|By Diana S. Barber, Esq., May 2004
Spring is here. Prom, graduation and college social events are
scheduled to occur in the next few months. Are you ready? Is
your staff well trained on how to handle underage guests in your property?
Many prom attendees look upon this event as their right of passage into
adulthood. How can you make this evening memorable yet protect your property
and your employees? You can assist these young adults in complying
with the law by implementing and consistently enforcing reasonable rules
and regulations on your property.
Some hotels enjoy the revenue these special events provide to their
properties with little or no concerns about disruption in operations.
Others dread the thought of large groups of young people gathering in their
lobby without any regard for the damage a can of silly string can do to
Many hotel and motel managers are not aware of the laws that govern
minor guests while on, in or about your property. The likelihood
of loud disturbing noise, drug use and underage drinking should be on your
high priority list. There are steps you can take to meet the needs of your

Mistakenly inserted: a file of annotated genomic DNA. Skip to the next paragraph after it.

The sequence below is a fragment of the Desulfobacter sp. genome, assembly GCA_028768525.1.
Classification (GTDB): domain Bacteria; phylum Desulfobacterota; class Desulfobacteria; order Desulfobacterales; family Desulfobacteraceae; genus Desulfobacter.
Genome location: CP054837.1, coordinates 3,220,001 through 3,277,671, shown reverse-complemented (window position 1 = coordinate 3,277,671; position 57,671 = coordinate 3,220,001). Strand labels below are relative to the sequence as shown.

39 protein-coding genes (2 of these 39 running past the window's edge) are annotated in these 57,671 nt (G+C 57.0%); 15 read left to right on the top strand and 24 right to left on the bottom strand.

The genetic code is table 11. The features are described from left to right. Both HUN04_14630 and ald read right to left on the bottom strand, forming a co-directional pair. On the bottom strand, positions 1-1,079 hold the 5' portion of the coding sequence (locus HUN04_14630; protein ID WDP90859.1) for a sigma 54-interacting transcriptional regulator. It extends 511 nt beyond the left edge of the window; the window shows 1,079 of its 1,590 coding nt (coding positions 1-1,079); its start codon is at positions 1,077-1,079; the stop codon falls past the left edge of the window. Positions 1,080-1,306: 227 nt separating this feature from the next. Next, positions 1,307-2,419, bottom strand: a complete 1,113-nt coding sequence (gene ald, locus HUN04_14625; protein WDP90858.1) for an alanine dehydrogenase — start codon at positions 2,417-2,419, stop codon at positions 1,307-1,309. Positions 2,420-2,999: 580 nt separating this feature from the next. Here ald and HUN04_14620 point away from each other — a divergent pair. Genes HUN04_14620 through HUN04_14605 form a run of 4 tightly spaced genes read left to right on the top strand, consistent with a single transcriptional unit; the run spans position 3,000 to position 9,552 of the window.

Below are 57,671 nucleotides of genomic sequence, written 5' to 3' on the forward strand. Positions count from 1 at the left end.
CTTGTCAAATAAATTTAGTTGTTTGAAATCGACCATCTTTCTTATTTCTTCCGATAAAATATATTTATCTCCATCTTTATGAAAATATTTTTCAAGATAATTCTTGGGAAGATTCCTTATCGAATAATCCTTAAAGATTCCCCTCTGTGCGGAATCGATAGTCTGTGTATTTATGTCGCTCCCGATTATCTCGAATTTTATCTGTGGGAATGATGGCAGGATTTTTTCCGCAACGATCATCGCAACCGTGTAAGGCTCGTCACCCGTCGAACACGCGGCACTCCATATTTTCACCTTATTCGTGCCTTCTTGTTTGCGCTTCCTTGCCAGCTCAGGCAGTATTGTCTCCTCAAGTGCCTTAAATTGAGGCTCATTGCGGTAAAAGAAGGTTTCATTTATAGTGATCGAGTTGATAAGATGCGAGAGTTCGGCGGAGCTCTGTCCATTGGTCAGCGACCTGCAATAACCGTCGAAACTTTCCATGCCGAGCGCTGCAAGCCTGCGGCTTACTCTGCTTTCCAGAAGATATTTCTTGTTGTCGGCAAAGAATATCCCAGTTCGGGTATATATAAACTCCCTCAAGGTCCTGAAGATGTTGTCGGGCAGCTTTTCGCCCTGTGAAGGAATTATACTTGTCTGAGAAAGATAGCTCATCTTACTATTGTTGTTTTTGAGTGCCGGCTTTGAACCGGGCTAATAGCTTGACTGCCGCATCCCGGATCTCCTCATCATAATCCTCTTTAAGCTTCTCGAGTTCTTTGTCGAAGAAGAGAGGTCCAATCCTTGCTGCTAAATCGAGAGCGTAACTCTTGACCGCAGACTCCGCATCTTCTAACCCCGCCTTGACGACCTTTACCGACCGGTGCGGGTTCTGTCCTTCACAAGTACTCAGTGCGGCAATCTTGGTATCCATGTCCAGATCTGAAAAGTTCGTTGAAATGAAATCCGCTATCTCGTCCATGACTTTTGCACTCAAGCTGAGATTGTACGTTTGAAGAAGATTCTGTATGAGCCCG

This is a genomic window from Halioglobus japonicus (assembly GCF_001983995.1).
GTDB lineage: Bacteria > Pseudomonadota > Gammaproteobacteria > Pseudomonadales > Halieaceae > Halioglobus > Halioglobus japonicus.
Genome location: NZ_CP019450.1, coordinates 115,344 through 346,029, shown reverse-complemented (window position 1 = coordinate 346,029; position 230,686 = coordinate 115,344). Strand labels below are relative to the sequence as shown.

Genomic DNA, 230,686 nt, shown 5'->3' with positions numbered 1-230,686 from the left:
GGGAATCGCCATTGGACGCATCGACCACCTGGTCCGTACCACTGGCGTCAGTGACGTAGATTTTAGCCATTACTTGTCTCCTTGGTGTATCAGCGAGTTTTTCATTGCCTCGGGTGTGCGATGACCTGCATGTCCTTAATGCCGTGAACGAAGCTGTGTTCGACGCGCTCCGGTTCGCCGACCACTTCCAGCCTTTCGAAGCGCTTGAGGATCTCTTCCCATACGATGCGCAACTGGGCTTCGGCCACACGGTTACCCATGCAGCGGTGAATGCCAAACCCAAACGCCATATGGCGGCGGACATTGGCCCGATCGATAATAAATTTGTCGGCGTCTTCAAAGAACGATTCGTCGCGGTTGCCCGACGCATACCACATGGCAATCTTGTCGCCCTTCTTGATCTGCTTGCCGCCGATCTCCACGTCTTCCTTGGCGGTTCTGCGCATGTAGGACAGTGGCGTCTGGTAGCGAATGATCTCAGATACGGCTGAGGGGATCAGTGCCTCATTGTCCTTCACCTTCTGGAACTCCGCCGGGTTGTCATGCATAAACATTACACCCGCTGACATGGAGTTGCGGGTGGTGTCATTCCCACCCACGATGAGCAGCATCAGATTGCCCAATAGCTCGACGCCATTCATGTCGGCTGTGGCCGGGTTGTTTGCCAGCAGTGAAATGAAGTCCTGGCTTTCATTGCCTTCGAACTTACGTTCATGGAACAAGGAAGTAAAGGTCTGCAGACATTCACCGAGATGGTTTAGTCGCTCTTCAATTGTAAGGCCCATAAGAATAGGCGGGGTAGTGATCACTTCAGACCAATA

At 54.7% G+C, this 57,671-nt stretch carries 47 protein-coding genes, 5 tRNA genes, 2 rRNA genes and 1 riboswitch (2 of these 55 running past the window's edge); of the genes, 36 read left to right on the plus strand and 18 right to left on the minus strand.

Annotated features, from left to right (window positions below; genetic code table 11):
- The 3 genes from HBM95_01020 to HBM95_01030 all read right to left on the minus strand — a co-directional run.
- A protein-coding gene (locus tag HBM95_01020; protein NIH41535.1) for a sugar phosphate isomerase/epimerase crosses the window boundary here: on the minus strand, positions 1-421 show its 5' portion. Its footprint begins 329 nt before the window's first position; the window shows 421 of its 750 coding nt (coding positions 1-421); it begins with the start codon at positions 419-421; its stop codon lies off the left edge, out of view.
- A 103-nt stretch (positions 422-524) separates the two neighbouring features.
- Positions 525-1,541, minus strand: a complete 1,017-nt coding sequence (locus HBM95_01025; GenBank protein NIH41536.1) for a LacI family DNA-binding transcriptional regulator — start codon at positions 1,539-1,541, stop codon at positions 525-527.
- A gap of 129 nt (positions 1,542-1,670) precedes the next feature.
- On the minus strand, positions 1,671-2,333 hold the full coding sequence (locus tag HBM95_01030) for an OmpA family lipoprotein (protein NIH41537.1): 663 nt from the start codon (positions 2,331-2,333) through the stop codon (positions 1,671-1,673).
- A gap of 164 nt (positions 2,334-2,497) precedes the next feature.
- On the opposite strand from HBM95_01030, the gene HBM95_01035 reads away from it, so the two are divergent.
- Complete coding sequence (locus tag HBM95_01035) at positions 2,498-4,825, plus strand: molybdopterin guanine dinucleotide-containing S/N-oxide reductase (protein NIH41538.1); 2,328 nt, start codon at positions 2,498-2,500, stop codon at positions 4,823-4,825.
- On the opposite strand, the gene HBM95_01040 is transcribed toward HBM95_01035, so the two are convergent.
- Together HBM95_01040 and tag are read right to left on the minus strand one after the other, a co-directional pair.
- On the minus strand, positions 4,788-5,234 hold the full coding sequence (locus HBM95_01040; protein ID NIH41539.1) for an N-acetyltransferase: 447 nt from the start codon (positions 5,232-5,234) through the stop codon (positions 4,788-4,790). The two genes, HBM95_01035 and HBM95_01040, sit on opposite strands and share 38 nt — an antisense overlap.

underage guests while protecting your employees, other guests and your
Must you accept minor guests in your property? Generally speaking,
the answer is yes. Innkeepers have a general duty to admit all persons
who seek accommodations, unless the innkeeper has “just cause” to refuse
accommodations. Just cause may include lack of available guestrooms, failure
of the guest to pay for the charges and a reasonable belief that the guest
may harm employees, other guests or your property. Failure to allow a minor
as a registered guest in your property may be grounds for an unfair discrimination
charge against the innkeeper. Since state and local laws differ, it is
prudent for you to confirm your legal rights and obligations in your particular
area with a qualified and competent attorney.
You can, however, implement clear and reasonable rules and regulations
as preconditions to accepting minors in your hotel. You must be consistent
with your implementation and enforcement of these rules and you cannot
Below is a checklist to review with your staff to make sure you are
ready to receive these memory-seeking guests.
|As soon as possible, contact all the local junior high schools, high
schools and colleges to learn about all upcoming dates for spring formal
dances, proms, graduation, sorority and fraternity parties.
|If you are fairly new to your property, find out all you can about
the history of these types of events occurring at your property and surrounding
hotels and motels. Does your property have a reputation that you
would like to change? Perhaps tighter rules are in order or consistent
compliance efforts are needed. Review the areas that need improvement